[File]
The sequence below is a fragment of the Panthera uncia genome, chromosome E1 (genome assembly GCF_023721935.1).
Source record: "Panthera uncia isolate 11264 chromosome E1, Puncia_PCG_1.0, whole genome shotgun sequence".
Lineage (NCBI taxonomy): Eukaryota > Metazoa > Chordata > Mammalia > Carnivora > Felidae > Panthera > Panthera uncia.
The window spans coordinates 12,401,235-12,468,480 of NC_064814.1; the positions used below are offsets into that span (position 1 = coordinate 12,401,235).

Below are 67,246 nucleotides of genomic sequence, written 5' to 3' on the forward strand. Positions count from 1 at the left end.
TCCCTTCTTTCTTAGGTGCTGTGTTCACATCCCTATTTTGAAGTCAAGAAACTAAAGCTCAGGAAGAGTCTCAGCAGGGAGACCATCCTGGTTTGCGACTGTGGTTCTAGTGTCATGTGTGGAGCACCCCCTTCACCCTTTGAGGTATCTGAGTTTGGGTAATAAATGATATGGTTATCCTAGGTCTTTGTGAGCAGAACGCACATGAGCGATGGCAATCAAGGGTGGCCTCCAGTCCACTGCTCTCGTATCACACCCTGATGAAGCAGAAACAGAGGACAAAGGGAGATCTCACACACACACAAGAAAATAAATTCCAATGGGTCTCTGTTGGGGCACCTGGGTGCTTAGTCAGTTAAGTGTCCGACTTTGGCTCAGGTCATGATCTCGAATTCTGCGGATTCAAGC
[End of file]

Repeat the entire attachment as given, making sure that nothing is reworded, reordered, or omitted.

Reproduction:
The sequence below is a fragment of the Panthera uncia genome, chromosome E1 (genome assembly GCF_023721935.1).
Source record: "Panthera uncia isolate 11264 chromosome E1, Puncia_PCG_1.0, whole genome shotgun sequence".
Lineage (NCBI taxonomy): Eukaryota > Metazoa > Chordata > Mammalia > Carnivora > Felidae > Panthera > Panthera uncia.
The window spans coordinates 12,401,235-12,468,480 of NC_064814.1; the positions used below are offsets into that span (position 1 = coordinate 12,401,235).

Below are 67,246 nucleotides of genomic sequence, written 5' to 3' on the forward strand. Positions count from 1 at the left end.
TCCCTTCTTTCTTAGGTGCTGTGTTCACATCCCTATTTTGAAGTCAAGAAACTAAAGCTCAGGAAGAGTCTCAGCAGGGAGACCATCCTGGTTTGCGACTGTGGTTCTAGTGTCATGTGTGGAGCACCCCCTTCACCCTTTGAGGTATCTGAGTTTGGGTAATAAATGATATGGTTATCCTAGGTCTTTGTGAGCAGAACGCACATGAGCGATGGCAATCAAGGGTGGCCTCCAGTCCACTGCTCTCGTATCACACCCTGATGAAGCAGAAACAGAGGACAAAGGGAGATCTCACACACACACAAGAAAATAAATTCCAATGGGTCTCTGTTGGGGCACCTGGGTGCTTAGTCAGTTAAGTGTCCGACTTTGGCTCAGGTCATGATCTCGAATTCTGCGGATTCAAGC